This was despite the financial services jobs available increasing by 9% quarter-on-quarter, according to the Morgan McKinley’s latest London Employment Monitor.
The report found that Brexit confusion and uncertainty led to reduced risk appetite, which resulted in available roles decreasing from 24,105 roles in Q1 2017 to 11,009 in Q1 2019. Vacancies dropped 9% year-on-year, from 16,935 in Q1 2018.
Morgan McKinley also noted a 15% decrease in the number of professionals seeking jobs year-on-year, currently less than half the 32,389 recorded in Q1 2017.
Hakan Enver, managing director of Morgan McKinley Financial Services said that the job market at the end of 2018 was “dramatically poor” due to it being “virtually impossible for businesses to grow” in London.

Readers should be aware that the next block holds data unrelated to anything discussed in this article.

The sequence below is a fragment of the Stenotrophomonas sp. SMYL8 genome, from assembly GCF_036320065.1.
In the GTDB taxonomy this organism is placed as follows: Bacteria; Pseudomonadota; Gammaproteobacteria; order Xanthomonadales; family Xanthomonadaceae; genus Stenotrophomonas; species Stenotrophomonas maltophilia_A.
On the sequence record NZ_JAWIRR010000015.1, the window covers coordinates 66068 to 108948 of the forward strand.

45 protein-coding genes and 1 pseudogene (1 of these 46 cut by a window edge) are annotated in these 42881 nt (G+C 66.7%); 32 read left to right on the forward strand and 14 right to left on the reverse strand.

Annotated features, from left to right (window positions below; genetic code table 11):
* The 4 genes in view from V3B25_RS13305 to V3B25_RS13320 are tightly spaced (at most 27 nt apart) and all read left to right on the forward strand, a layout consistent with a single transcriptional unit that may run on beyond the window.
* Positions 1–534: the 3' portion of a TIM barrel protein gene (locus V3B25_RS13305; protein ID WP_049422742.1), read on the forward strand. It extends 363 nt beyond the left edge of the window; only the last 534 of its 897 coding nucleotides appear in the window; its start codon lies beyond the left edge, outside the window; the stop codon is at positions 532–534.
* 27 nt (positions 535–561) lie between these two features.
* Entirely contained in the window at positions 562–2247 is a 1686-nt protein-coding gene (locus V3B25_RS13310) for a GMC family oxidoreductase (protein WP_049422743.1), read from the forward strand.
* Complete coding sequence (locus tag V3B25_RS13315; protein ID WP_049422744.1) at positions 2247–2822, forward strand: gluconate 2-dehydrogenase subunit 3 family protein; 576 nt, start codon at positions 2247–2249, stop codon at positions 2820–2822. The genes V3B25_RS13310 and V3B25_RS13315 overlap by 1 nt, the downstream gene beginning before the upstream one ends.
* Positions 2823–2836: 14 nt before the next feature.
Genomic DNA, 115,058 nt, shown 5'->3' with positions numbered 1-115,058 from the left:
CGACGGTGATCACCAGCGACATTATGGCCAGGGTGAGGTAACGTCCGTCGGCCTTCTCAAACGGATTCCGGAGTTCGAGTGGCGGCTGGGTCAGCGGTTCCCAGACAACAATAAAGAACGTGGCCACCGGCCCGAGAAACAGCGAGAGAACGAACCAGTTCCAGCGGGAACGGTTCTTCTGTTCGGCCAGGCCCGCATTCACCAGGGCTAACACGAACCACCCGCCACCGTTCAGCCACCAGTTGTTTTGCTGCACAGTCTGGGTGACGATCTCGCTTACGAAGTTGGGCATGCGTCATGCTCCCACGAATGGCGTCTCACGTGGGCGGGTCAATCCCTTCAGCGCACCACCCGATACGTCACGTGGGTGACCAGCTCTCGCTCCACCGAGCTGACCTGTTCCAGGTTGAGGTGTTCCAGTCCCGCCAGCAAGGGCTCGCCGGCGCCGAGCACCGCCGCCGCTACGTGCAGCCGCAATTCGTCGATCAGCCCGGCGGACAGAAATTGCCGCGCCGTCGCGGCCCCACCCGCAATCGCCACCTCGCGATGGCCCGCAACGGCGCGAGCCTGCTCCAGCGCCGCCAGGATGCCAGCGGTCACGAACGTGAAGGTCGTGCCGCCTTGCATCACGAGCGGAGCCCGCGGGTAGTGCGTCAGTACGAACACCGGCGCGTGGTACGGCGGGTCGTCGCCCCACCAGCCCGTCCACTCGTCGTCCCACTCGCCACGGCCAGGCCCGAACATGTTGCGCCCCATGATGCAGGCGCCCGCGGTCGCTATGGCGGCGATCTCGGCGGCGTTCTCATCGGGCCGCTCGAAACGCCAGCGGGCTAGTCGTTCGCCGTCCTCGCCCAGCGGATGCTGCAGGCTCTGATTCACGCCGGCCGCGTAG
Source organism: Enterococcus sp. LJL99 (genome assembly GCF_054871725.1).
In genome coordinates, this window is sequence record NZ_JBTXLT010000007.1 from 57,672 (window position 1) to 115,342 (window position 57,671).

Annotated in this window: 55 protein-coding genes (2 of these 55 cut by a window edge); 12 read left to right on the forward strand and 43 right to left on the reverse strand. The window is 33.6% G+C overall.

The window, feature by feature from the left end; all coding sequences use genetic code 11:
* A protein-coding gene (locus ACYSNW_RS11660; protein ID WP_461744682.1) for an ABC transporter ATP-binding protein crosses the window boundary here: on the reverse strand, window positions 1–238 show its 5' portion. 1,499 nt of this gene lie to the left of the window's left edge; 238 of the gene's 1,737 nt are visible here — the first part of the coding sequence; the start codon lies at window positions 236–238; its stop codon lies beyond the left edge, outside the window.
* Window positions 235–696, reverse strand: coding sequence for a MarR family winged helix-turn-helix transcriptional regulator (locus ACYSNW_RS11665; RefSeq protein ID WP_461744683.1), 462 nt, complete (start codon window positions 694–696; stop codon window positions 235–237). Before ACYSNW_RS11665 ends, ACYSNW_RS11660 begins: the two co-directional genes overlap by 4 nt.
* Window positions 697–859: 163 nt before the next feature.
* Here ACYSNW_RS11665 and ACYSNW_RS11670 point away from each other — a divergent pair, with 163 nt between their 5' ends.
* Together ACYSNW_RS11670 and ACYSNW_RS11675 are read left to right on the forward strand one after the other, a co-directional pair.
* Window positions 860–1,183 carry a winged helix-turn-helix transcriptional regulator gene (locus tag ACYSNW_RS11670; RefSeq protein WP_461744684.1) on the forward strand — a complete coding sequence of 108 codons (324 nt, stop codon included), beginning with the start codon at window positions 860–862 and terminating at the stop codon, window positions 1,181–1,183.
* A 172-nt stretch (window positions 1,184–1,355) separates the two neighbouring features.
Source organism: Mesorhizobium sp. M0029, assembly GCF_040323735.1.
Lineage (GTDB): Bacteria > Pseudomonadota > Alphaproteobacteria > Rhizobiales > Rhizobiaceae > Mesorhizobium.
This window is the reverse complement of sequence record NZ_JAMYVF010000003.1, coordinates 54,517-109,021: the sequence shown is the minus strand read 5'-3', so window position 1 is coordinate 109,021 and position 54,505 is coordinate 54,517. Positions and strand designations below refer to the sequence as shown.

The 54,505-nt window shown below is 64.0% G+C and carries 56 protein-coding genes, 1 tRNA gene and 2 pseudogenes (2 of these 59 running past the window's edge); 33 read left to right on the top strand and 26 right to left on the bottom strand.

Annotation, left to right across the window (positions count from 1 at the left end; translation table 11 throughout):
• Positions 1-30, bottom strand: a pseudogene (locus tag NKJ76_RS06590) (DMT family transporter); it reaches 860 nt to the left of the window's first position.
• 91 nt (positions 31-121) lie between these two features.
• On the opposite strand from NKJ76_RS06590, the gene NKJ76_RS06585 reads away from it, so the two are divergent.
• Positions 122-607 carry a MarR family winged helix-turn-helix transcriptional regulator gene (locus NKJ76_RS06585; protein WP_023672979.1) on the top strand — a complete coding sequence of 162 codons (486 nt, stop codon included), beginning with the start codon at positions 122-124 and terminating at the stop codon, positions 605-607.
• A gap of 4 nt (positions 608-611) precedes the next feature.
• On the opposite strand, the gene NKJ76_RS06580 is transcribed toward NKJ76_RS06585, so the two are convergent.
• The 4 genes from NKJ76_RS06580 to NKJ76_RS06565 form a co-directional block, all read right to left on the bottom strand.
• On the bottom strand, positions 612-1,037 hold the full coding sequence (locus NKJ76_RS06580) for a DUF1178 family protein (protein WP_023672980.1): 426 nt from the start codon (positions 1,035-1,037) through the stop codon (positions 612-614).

“The inability of the government to reach consensus on a Brexit deal has crushed confidence among City employers,” Enver said.
“[The government] didn’t do the homework, they didn’t complete the assignment and now they’re asking for one extension after the other as jobs continue to flow out of London, with Dublin being by far the biggest beneficiary, followed by Luxembourg, Paris, Frankfurt, and Amsterdam,” said Enver.
Research in March found that UK financial services had already shifted £1trn of assets out of the UK to Europe, and around 7,000 jobs had been relocated to the continent.
It is the smaller businesses that have been hit the hardest, Enver explained, as they have less resources than the big banks, many of which have already enacted their Brexit contingency plans by redeploying staff across Europe.
UK businesses were sceptical of the six-month Brexit extension granted by to the UK by EU leaders last week, with many worried politicians would waste the extra six months.